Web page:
During our two-hour walk it was interesting to watch the sun change Flat Iron, the rock formation behind us. Formed by volcanic activity some 25 million years ago it is a pillared mesa.
Here Barb is showing us some mistletoe growing on a tree. Desert mistletoe will eventually kill a tree but it can take 10 to 15 years to do so. The parasite is spread from one tree to another by birds who wipe their bills on branches or deposit droppings on the tree after eating the mistletoe fruit. Mistletoe is just a fact of life in the Sonoran Desert and there isn’t much you can do about it.
Don’t Dave and Hans look fascinated with all the facts they are learning about the mistletoe?
At this point in the evening Flat Iron reminded me of the red rocks you see in the Sedona area. This rock formation has been dubbed The Praying Hand. It is a favorite ascent for rock climbers.I thought the formation on the bottom left here looked like a hand too and in the one in the centre I could see a face with eyes, nose and mouth.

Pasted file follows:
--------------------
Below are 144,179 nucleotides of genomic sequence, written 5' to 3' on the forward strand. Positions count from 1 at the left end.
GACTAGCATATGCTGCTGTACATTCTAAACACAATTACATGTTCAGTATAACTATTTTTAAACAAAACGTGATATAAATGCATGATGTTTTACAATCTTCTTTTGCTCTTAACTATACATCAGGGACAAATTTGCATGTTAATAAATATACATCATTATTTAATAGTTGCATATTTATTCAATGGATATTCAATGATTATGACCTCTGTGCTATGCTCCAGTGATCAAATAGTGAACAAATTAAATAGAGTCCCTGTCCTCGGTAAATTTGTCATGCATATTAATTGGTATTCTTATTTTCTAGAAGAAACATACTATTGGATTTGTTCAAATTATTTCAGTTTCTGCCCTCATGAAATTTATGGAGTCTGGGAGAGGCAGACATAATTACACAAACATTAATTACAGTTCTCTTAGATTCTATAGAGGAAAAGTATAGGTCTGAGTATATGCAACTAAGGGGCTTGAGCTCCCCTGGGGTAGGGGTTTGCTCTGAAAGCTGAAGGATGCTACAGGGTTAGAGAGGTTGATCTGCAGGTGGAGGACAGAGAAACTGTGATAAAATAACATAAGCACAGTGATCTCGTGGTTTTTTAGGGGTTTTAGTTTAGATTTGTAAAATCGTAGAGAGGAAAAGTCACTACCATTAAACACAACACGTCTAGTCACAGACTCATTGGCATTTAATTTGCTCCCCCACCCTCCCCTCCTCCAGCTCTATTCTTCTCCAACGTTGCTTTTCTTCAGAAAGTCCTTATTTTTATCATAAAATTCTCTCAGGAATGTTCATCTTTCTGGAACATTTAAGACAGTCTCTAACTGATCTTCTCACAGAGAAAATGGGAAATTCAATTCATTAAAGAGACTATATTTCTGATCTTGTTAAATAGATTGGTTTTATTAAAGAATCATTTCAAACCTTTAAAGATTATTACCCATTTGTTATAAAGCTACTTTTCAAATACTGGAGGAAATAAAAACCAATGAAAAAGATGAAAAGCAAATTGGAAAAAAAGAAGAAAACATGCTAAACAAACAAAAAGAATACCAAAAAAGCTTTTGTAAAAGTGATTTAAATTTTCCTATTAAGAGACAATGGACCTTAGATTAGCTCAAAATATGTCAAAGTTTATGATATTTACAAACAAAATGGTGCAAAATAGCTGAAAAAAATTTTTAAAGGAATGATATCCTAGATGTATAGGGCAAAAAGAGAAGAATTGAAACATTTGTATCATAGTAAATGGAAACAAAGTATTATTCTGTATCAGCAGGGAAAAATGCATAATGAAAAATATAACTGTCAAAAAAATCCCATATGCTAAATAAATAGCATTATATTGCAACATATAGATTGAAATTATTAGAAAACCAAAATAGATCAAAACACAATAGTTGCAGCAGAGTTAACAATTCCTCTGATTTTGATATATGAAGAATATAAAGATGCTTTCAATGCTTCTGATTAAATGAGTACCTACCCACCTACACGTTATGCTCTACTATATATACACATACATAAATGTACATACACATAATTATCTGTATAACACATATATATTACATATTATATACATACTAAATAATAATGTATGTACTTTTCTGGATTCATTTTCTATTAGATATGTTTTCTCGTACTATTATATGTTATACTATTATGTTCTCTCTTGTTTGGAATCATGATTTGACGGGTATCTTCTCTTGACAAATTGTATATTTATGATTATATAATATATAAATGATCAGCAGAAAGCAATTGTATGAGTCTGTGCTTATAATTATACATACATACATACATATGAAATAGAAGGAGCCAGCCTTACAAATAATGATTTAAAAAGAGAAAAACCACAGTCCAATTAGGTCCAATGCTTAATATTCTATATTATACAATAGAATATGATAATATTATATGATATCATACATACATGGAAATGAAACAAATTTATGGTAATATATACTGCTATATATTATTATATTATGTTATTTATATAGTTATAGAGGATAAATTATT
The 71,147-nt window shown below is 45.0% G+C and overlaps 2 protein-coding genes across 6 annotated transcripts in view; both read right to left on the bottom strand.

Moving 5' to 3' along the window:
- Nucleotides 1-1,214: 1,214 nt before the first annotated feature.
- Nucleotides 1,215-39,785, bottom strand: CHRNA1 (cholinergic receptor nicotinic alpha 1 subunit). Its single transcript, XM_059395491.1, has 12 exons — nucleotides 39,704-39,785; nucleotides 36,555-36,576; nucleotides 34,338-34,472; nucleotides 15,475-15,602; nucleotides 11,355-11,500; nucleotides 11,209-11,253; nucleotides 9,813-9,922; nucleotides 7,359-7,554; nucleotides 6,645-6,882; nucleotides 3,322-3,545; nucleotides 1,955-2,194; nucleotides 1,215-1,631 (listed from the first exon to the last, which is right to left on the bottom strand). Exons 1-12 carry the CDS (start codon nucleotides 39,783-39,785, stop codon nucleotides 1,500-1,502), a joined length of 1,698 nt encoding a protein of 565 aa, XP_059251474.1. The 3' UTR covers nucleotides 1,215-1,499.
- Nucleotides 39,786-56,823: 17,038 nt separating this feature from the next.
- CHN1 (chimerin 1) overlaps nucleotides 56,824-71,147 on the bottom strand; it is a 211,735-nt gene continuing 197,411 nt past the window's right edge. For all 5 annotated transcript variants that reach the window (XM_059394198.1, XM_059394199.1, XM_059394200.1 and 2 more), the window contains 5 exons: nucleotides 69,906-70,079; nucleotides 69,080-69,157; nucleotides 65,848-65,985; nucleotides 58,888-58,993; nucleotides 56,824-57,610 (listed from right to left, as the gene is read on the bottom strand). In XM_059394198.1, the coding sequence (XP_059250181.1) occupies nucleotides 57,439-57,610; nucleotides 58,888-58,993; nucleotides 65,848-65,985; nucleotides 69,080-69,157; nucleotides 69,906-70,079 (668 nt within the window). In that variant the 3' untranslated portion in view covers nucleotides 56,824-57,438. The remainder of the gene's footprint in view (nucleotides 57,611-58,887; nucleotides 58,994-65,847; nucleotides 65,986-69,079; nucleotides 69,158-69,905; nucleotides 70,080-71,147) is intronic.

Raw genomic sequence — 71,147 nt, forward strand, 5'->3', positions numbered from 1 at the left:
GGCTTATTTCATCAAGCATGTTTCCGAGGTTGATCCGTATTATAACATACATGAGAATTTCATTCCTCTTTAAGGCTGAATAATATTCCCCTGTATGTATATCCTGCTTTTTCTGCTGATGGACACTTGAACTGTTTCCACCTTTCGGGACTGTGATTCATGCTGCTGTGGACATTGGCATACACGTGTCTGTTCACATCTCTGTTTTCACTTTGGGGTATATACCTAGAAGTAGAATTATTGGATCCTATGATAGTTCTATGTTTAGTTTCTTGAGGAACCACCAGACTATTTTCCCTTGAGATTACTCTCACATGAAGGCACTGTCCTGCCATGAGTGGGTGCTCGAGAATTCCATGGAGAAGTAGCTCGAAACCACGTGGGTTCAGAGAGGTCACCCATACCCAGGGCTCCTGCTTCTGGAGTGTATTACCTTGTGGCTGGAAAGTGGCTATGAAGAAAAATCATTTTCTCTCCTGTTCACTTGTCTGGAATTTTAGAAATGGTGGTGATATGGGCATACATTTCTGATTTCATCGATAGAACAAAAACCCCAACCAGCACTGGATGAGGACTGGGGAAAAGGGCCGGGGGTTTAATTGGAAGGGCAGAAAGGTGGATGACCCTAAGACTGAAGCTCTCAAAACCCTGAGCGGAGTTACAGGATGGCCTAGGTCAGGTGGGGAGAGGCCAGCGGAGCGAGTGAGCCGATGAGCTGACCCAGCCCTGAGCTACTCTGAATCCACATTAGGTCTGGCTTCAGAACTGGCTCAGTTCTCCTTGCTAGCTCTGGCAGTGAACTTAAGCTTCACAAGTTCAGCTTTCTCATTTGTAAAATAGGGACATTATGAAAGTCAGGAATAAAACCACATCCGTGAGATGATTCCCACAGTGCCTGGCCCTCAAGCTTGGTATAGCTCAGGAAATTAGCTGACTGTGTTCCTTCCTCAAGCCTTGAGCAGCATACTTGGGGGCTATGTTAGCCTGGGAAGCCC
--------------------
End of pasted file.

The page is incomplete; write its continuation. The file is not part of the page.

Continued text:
Later in the evening the light on the distant mountains reminded me of that line from God Bless America about the purple mountains majesty. The song was written using the words from a poem by Katherine Lee Bates. She and her life partner Katharine Coman were fellow Wellesley professors who traveled often to the American West and were tireless advocates for America’s poor. The rock formation in the background of this photo figures prominently in a First Nations legend that tells the story of a group of people who escaped a flood by climbing to its peak. The white line on the rock shows how high the water came. See the hoodos to the left? They are tall thin spires of rock also called fairy chimneys or earth pyramids. There is also a tragic modern story associated with this rock formation. On Thanksgiving in 2011 a plane crashed into it killing six people including a father and his three children. As we neared the end of our walk the sun truly set and we got some colourful views. The news is just full of all this rhetoric about a divided America and so it was kind of reassuring and lovely to hike through the sunset with this huge group of people of varying ages, from varying cultural backgrounds and various geographical regions in the United States who were all so friendly and enjoying nature’s spectacular show together.
Six Toed Cats, A Birthing Chair and His Last Penny
Better With Friends
Filed under Arizona, Nature